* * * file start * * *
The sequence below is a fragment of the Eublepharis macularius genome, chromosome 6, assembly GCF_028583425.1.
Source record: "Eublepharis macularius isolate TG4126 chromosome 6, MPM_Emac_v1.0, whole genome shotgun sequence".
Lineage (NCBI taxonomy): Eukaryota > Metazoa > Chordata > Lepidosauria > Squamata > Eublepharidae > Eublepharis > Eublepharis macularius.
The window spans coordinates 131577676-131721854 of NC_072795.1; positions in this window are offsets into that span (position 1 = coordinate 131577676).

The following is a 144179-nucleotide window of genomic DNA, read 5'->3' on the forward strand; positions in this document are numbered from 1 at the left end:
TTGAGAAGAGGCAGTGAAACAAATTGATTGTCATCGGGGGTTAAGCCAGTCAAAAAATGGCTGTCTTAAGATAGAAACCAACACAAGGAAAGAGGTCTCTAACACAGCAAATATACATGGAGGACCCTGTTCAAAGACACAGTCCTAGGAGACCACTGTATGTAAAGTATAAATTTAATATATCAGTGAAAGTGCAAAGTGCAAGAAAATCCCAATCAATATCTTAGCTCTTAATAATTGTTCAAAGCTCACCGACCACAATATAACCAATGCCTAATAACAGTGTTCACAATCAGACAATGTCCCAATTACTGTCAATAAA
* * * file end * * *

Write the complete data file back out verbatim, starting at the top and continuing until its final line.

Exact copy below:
The sequence below is a fragment of the Eublepharis macularius genome, chromosome 6, assembly GCF_028583425.1.
Source record: "Eublepharis macularius isolate TG4126 chromosome 6, MPM_Emac_v1.0, whole genome shotgun sequence".
Lineage (NCBI taxonomy): Eukaryota > Metazoa > Chordata > Lepidosauria > Squamata > Eublepharidae > Eublepharis > Eublepharis macularius.
The window spans coordinates 131577676-131721854 of NC_072795.1; positions in this window are offsets into that span (position 1 = coordinate 131577676).

The following is a 144179-nucleotide window of genomic DNA, read 5'->3' on the forward strand; positions in this document are numbered from 1 at the left end:
TTGAGAAGAGGCAGTGAAACAAATTGATTGTCATCGGGGGTTAAGCCAGTCAAAAAATGGCTGTCTTAAGATAGAAACCAACACAAGGAAAGAGGTCTCTAACACAGCAAATATACATGGAGGACCCTGTTCAAAGACACAGTCCTAGGAGACCACTGTATGTAAAGTATAAATTTAATATATCAGTGAAAGTGCAAAGTGCAAGAAAATCCCAATCAATATCTTAGCTCTTAATAATTGTTCAAAGCTCACCGACCACAATATAACCAATGCCTAATAACAGTGTTCACAATCAGACAATGTCCCAATTACTGTCAATAAA